I think #1 is overreacting a bit, but to me, there’s a difference between my boss announcing, “Beezus is out with a sick kid today” and “Beezus is out for a cancer screening” or “Beezus had a miscarriage and won’t be in for a few days.” And I would worry, just a little bit, that making a habit of sharing details when it’s a sick kid or the flu makes it a little more strange when something awful happened and nobody is talking about what it is. (I had an early term miscarriage a few years ago, during a busy time at work. I didn’t tell my team why exactly I was out. I did tell my boss. That was very hard for me, and when I came back I had a few rough days. If my coworkers knew, someone would have felt the need to say something out of kindness. I would have cried and would have been very embarrassed about crying. I’m glad they didn’t know, because it made it easier to go about my day.)

      Reply
      1. Lizzie

        It doesn’t even sound as though the manager gave any information on the reason for the absence, though- just that he/she let the office know she would be out.

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        1. Beezus

          You know, I read the letter last night before I went to bed, and dived straight into the comments this morning without rereading, and I missed that distinction. You’re right. Ann mentioned details in her comment, but the LW was clearly speaking to the disclosure that she was out, period. I don’t think that’s reasonable.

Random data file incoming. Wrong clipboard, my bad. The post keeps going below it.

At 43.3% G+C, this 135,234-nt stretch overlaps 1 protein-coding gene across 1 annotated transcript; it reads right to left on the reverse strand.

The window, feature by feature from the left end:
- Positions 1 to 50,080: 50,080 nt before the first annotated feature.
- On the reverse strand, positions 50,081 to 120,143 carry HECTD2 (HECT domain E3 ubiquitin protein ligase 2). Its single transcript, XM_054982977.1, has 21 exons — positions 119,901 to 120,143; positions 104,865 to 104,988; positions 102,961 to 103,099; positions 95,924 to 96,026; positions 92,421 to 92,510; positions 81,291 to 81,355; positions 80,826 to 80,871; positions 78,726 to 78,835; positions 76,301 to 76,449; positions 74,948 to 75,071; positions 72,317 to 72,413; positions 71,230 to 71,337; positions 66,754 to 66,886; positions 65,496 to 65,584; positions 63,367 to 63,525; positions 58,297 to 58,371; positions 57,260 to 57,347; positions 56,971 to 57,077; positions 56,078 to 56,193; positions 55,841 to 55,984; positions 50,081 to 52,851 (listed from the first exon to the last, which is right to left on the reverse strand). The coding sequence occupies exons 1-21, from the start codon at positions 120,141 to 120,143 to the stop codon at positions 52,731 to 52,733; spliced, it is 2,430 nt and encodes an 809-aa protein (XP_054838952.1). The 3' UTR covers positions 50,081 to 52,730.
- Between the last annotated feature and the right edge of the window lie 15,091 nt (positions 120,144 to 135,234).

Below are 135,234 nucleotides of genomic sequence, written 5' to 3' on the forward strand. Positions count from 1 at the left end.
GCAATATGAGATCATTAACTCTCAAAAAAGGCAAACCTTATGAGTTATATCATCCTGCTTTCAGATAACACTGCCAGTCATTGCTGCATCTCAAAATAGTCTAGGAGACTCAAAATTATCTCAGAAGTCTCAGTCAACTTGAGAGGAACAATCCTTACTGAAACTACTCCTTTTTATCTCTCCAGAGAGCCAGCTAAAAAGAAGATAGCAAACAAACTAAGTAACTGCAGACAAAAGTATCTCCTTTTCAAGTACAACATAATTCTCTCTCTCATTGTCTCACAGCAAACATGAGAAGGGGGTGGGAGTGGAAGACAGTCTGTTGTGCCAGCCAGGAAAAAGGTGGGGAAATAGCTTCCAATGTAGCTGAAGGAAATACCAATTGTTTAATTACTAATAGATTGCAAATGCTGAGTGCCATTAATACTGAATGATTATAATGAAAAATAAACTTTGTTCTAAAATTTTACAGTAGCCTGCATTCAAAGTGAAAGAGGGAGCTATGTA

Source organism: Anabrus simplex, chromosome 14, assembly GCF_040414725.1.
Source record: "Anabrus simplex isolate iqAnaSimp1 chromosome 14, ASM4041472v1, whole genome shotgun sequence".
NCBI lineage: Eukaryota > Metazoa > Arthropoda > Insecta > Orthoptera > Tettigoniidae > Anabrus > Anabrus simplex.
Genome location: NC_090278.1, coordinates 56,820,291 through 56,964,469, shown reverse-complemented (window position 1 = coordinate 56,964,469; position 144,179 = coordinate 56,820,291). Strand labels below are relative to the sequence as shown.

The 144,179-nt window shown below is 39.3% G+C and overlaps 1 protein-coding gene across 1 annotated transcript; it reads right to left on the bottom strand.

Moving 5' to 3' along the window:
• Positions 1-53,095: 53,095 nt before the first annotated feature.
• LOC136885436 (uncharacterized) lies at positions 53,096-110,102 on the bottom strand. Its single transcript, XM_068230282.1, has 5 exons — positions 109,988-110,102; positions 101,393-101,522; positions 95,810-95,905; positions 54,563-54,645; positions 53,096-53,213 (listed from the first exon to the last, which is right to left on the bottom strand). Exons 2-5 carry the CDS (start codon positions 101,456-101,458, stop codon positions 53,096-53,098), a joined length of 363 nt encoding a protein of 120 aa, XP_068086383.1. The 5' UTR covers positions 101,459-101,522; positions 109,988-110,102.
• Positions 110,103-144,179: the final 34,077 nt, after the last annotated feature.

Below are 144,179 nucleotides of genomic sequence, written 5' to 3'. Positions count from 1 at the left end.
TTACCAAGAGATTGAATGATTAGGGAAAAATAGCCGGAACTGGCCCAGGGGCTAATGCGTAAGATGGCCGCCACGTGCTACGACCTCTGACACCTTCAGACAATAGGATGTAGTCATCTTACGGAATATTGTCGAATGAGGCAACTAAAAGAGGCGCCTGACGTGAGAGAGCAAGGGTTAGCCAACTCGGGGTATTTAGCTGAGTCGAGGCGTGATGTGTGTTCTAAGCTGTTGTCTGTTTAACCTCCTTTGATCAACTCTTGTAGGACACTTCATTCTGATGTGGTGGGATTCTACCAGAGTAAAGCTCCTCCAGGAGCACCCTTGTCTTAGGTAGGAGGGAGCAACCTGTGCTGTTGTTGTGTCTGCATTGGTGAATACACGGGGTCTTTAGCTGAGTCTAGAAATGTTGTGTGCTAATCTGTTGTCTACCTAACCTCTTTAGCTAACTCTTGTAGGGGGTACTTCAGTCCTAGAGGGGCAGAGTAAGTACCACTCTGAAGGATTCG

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        2. Karowen

          This is the most important part for me – I work on a small, close knit, team so when someone is out unexpectedly (a) it doesn’t go unnoticed and (b) I legitimately start to worry that they were in a car accident or something. I wish my boss would tell us when people were out. I don’t want to know why, I don’t even need to know whether they’ll be in later that day, but it helps me plan my day knowing that I need to progress with whatever project without that person’s input.

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      2. ace

        This is a fair distinction – but it doesn’t sound like LW#1s boss is oversharing, just noting she’s unavailable (which is presumably relevant to her coworkers). Here’s how I think of it:

        “Ramona is out sick today” = totally normal and OK.
        “Ramona is out sick with the flu” = borderline but may be relevant in terms of timing of her return and exposure to others.
        “Ramona is out with food poisoning” = crosses a line by providing irrelevant info that doesn’t actually help anyone

        Sorry for your loss. I experienced a similar situation and having to tell the boss (who responded perfectly while respecting my privacy) was tough – having coworkers know and be nice to me would have made me a wreck.

        Reply
        1. Stranger than Fiction

          Agree this isn’t strange and in fact quite normal. Where I work, they also send emails when someone is out, without any details, just so your coworkers know why you’re not answering your phone/email or whatever. Managers don’t necessarily log into someone’s computer to put an out of office on their Outlook unless they’re going to be gone for a few days or more.

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          1. Ann Furthermore

            Having my manager get into my email to set up an out of office notification for me would be a much bigger overstep than just sending an email letting everyone know I would not be in the office that day.

            Reply
            1. Fact & Fiction